So I would say that control is probably the most essential element. Without it a pitcher doesn’t have anything. The other stuff can be taught, but if you can’t find the plate, fuhgeddaboutit! Even yours truly, who did not have a fast ball to speak of, picked up a pitch that Mr. Lopat described as a finesse pitcher’s fast ball—81 miles an hour, and for a finesse pitcher that was a fast ball—a good four-seamer. And this idea actually goes way back: I was reading something on the Internet about advice from three old-timers, including Yankee ace Herb Pennock who said that without control a pitcher doesn’t have anything. 8) :slight_smile:

all three together

if you cant control your velocity?
pin point but slow?
moving but slow?
fast but not moving?

you cant say one with out the other

Mike Mussina, Greg Maddux, 'nuff said.

dnt hate me

mussina might just be better than maddux

Let’s also add, Tom Glavine to them.

pustulio, ya but all those pitchers you are naming threw in the low 90s when they were younger.

The question is a good one… however, it’s a broad-brush approach to a question without boarders and more importantly … at what level are you asking for.

Let’s set our sights at the highest horizon possible… Major League Baseball. Today, the speed merchants have it. No question. But that in itself does not set anybody’s job in concrete. If you want to go pro… even at the independent league level, you’d better have a ninety plus rocket with control on the corners and a decent array of junk to go along with it. And let’s not forget your slot in the pecking order of things… starter, reliever, closer and so it goes. Also, your experience as a journeyman through the minors will test your metal in this regard more than most are willing to … or able… to give.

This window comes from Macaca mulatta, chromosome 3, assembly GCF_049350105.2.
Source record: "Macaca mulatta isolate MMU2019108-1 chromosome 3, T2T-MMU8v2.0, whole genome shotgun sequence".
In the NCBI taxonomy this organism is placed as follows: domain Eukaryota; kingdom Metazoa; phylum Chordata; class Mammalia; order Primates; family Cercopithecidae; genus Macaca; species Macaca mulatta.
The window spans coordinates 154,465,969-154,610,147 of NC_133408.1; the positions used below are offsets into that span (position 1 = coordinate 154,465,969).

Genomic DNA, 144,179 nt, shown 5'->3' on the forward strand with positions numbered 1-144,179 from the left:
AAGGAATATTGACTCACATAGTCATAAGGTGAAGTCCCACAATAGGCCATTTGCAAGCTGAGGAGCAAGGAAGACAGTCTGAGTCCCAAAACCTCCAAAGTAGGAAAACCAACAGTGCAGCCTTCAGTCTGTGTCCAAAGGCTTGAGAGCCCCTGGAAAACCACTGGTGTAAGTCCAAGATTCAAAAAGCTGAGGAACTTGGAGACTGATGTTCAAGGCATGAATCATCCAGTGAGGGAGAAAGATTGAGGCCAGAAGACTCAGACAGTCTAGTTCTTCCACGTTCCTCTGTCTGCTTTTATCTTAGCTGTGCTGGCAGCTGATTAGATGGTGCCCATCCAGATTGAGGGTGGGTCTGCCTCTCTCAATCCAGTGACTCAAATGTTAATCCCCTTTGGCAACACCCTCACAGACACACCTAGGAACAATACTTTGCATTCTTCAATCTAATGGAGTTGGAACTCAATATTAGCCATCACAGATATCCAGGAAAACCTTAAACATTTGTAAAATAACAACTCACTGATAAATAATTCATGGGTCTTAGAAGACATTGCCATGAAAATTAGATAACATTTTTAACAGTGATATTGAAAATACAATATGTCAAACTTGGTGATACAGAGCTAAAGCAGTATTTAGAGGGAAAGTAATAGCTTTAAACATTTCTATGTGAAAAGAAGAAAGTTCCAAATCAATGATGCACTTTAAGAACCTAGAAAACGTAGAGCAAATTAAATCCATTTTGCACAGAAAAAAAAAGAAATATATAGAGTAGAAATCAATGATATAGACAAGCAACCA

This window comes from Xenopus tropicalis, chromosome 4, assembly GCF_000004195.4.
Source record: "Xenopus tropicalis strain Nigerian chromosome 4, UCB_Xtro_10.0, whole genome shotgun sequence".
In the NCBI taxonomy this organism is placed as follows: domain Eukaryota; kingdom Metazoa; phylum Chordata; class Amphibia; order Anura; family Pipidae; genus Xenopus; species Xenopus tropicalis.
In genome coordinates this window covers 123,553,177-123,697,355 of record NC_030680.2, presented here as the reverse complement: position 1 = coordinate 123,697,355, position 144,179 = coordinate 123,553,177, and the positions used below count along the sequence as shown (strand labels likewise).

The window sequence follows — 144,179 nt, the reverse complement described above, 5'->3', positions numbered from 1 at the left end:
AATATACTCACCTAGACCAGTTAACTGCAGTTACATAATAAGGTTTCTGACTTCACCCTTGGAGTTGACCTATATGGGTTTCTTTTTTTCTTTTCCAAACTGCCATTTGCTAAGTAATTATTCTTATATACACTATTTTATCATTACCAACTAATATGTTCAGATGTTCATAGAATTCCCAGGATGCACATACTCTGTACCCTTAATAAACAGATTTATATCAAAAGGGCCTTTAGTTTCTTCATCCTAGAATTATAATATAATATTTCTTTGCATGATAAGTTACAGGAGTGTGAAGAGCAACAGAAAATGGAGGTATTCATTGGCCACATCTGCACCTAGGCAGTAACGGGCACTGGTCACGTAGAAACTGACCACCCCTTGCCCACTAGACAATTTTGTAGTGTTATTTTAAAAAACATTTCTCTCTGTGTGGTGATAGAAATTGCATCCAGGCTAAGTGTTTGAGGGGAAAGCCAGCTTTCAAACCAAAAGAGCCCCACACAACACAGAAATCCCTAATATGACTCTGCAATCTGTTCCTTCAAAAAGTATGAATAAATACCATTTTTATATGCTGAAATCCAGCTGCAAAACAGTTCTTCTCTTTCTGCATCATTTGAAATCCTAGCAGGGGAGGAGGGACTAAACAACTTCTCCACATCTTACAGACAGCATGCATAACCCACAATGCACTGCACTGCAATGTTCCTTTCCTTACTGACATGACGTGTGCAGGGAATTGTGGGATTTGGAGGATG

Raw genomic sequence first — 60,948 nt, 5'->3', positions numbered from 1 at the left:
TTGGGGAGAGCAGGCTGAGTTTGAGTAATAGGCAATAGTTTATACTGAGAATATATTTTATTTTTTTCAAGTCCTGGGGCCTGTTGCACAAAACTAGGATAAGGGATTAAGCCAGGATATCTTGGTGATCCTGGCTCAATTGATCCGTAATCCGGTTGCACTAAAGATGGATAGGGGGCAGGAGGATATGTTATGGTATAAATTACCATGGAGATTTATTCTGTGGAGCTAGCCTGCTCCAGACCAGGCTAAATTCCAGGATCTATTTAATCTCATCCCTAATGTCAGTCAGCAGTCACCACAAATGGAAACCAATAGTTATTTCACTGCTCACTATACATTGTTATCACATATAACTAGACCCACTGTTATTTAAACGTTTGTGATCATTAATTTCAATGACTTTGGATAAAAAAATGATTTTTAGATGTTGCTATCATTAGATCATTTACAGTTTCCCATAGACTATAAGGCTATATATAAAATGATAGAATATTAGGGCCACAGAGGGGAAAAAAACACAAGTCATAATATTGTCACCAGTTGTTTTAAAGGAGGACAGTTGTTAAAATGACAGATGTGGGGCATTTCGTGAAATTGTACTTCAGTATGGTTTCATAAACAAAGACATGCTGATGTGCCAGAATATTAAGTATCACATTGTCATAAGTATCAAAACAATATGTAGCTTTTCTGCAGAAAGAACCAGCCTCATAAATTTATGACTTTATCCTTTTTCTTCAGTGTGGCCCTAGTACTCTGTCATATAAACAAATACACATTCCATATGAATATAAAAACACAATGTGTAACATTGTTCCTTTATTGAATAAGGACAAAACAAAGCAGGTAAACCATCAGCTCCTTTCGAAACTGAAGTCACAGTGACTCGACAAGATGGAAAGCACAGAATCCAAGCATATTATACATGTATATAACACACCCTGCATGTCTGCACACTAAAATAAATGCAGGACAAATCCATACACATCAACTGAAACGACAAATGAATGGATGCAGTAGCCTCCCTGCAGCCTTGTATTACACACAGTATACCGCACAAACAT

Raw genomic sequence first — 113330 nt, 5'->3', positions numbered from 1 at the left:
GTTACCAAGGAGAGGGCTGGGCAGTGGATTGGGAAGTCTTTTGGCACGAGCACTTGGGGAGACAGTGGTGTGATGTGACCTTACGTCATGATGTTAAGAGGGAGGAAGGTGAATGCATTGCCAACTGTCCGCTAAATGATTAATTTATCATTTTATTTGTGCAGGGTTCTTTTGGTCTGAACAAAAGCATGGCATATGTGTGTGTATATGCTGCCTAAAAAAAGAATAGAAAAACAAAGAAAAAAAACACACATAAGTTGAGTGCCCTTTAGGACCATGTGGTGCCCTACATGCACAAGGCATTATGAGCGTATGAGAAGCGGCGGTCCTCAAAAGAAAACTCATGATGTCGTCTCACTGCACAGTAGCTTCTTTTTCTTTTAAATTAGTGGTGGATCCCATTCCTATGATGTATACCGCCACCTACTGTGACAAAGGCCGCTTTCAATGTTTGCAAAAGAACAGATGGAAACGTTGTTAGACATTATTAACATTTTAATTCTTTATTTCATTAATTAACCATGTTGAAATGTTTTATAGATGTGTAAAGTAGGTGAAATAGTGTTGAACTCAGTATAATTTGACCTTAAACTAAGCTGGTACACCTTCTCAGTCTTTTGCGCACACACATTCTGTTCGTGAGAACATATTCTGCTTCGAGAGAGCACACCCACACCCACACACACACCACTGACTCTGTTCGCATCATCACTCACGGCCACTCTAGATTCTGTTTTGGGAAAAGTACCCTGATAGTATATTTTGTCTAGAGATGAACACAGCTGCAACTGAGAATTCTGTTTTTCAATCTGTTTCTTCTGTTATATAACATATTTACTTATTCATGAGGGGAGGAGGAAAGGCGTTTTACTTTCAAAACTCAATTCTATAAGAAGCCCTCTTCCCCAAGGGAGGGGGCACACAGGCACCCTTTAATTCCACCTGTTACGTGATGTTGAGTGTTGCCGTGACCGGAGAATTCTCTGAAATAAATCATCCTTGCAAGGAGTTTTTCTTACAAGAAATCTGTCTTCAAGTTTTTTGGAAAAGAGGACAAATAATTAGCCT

College ball is a different matter… there the rosters are usually mixed with all kinds of firepower … mid 80’s on up, depending on the need and availability of who’s wanting what. A divisional match up as far as pitching is concerned really isn’t a major factor as one might think. I’ve seen tons of great talent at the junior college level that could easily do bullpen duty with the likes of UCLA, PENN state, etc.

Upper level amateur ball… Legion, travel teams, AAU and the upper crust of high school ball usually finds the meters at low to mid 80’s with some rare exceptions in high 80’s and toping out at about 92. But, these players also have location… when and where it’s asked for. And the usual junk guys fill in here and there.

Park and rec guys and the lower levels of high school ball can have some good velocity and control ranks… but as a rule they don’t attract the impressive talents of the upper levels. Resource commitments and other things contribute to this situation more often than not. Control is a bigger quality than speed, that’s why control at this level usually isn’t given a second look because it’s usually ‘HIT’S-R-US.

So to summarize all this, your talent of velocity AND control is a bench mark that you must measure equally… side by side… with equal importance. Don’t think for a second that one will take front stage over the other and get you in the door to the next level… it just doesn’t happen that way. Your training and dedication to both disciplines should share equal space along your learning curve.